Among the passengers joining the Wimmera on her final voyage to Sydney were several large and small family groups.

The Davidson family

John Davidson, the [former] managing-director of the firm Oliphants Ltd of London and Edinburgh, publishers of religious tracts, was accompanied by his wife Frances and their seven children, John, (17); Frank (15); Violet (13), Hugh (11); Robert (9) and twins, Sheila and Allister (7). Accompanying the Davidson were two maids, the sisters Misses Janet and Mary McEdward. John Davidson had also consigned a large quantity of goods aboard the ship – 80 packages of effects. The family had originally set out for New Zealand from Plymouth, England on 1st February 1917 aboard the New Zealand Shipping Co’s Turakina and had arrived at Tauranga, New Zealand on 22 March 1917.

R.M.S. "TURAKINA" New Zealand Shipping Co.
R.M.S. “TURAKINA” New Zealand Shipping Co.
Postcard. Author’s Collection

The Croft family

Mrs. Croft and her six children, rescued from the steamer Wimmera.
Mrs. Croft and her six children, rescued from the steamer Wimmera.
“Thrilling Escape from a Sinking Steamer.” The World’s News (Sydney, NSW : 1901 – 1955) 27 July 1918: 9. Web. 9 Jun 2020 <;.

Another large family on board was that of Mrs Hilda Croft, the wife of Alfred John Croft, then master of Huddart Parker’s SS Barwon. She was returning to Australia with her family of six children – Amy Jean (15), Enid Hilda (15), Alfred John (13), William Francis (9), Gladys Ethel (7) and Sally Helen (4). The family had lived in Burgess Road, Devonport but were moving back to [their home in Neutral Bay, Sydney].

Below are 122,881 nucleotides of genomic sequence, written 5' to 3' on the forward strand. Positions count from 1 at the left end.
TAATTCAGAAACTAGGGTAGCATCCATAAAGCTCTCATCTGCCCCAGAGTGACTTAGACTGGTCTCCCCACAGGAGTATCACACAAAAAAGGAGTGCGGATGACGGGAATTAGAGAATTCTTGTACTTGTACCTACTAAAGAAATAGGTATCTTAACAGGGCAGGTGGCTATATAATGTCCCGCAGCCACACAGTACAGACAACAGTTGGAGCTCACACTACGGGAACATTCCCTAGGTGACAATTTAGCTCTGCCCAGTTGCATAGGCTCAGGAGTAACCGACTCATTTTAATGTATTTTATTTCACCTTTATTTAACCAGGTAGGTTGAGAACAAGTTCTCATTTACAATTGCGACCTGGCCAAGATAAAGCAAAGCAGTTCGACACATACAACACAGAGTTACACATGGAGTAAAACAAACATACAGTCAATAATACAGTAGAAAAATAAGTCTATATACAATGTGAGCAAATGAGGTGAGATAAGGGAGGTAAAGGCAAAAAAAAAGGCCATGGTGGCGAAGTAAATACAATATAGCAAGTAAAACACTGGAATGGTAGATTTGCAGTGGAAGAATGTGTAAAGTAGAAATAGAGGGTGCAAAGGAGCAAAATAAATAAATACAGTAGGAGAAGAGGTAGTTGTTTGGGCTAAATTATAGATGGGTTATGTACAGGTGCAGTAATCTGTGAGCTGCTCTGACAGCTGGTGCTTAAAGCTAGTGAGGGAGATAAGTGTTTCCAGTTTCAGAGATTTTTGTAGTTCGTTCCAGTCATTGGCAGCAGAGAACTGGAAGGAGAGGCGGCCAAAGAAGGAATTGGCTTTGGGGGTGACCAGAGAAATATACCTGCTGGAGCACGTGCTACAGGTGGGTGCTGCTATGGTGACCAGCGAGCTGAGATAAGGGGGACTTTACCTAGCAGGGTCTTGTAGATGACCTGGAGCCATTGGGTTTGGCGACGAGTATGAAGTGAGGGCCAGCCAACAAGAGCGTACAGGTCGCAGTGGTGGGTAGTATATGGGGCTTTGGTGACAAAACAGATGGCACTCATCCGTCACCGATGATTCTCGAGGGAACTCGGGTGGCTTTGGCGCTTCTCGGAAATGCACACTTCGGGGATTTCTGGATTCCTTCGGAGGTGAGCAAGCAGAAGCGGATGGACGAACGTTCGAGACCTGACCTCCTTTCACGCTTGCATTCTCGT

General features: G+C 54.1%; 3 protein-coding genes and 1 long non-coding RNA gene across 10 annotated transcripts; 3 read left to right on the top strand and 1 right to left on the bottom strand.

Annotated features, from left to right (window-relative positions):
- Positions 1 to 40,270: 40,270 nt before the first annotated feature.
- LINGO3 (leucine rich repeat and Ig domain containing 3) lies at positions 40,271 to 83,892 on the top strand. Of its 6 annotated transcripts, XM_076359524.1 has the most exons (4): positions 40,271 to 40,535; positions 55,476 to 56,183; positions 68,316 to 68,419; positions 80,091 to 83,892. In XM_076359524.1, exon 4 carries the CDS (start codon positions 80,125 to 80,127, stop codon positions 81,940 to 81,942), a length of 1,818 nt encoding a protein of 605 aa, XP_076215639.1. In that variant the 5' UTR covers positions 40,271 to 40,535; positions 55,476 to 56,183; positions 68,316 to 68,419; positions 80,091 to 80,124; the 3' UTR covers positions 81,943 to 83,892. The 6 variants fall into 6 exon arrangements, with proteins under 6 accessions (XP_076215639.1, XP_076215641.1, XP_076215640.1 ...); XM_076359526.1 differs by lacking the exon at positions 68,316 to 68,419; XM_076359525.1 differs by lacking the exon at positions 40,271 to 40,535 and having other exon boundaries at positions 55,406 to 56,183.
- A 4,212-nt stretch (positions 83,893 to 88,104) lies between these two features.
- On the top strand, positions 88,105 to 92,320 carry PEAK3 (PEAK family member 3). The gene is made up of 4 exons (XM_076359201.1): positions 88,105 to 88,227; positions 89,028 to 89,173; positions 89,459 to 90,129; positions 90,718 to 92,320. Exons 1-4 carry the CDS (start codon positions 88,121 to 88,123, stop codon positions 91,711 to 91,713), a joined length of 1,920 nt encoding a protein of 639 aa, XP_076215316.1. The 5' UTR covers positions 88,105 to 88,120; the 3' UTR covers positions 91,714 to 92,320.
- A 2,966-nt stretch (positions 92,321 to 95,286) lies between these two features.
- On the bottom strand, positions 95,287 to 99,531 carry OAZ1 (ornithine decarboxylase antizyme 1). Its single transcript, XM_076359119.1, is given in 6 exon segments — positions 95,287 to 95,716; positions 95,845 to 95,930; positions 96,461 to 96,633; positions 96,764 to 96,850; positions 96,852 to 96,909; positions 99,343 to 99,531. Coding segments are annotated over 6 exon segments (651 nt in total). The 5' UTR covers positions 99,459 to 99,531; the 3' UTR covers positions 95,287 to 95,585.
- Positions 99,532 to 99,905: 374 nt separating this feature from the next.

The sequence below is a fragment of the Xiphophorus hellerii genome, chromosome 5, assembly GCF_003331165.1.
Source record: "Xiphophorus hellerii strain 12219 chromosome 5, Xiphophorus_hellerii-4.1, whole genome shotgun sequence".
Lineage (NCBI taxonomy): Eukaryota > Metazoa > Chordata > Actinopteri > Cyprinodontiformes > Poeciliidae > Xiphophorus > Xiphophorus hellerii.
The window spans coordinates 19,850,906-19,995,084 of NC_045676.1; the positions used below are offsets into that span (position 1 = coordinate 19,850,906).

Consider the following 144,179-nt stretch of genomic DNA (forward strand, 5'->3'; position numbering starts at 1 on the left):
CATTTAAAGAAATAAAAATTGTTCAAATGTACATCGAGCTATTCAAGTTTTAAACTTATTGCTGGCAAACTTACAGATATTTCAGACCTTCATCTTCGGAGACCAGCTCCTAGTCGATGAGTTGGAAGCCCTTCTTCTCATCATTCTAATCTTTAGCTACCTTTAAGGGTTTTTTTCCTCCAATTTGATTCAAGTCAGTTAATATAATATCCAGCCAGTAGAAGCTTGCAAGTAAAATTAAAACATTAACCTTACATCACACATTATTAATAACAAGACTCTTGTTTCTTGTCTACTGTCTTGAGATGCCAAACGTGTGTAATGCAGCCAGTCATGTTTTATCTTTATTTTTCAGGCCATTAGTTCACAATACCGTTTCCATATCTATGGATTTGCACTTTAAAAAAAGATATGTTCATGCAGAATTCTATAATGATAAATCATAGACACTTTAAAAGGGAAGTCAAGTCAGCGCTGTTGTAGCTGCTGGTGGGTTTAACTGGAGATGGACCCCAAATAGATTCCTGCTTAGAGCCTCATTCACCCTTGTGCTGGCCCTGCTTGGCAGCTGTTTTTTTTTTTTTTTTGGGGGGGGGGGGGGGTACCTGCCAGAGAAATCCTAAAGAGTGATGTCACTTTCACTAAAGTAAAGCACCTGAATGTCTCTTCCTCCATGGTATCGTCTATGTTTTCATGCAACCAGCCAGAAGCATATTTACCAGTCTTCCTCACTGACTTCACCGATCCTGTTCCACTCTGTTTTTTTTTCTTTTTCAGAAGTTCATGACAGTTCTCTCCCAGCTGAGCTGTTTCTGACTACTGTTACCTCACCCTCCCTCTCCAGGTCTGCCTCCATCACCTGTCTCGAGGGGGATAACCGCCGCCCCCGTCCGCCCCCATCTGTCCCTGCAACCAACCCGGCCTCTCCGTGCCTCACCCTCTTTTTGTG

The Giblin family

The Giblin family of four from Wellington were on their way to Australia for holidays. Recently married 48-year old William John Giblin, his 33 year-old wife Myra and her two young children, Leslie (7) and Annie (3). The past two years had not been kind to Myra. In May of 1916 her former husband, James Daley, had suffered serious injuries due to an accident aboard the ship Ngapuhi and as a result had amputations to both legs. In early August 1916 he died and Myra had miscarried the couple’s third child. As Mrs Giblin, the family’s trip to Australia would once again test Myra, although the potential dangers of the crossing may have been of little concern as they eventually boarded the ship on Auckland’s wharves.

The Brownings

There were several mothers travelling with their daughters – 62-year old widow Mrs Elizabeth Ann Browning and her adult daughter Elsie May (31) of Melbourne were returning to Australia after a two-month holiday in New Zealand, with the past two weeks spent in Auckland. They were also travelling with a friend, 53-year old Emma Jane Whyte, of Armadale, Melbourne.

The McDonalds

Mrs Carrie Naomi McDonald (33) was accompanied by her 11 year old daughter, Monica. She was the wife of William McDonald, a bookmaker, of Te Kuiti. Born in Ballarat, Victoria in 1882 Carrie Naomi Hewitt had come to New Zealand where she was married on 21 September 1903. The family had resided in Blenheim yet by 1911 had moved to Te Kuiti.

The Jones

Australian-born Mrs Minnie (Madeline Josephine) JONES was accompanied by her adult daughter Thelma (aka Henrietta T.) (25). Their husband and father Henry E. JONES was manager of the Gisborne branch of the firm Sargood, Son & Ewen’s. Mother and daughter had arrived in Auckland from Gisborne aboard the Arahura and were joining the Wimmera for Sydney due to news that Minnie’s sister was dangerously ill.

The Schubergs

The youngest passenger was Oscar Alexander Schuberg, who was aged about nine months old. He was with his mother Irene Schuberg (nee Croll) who was to visit family in Australia.

Feature image:
Taken from the supplement to the Auckland Weekly News 4 July 1918 p031
Sir George Grey Special Collections, Auckland Libraries, AWNS-19180704-31-1

© Ralph L. Sanderson 2004-2021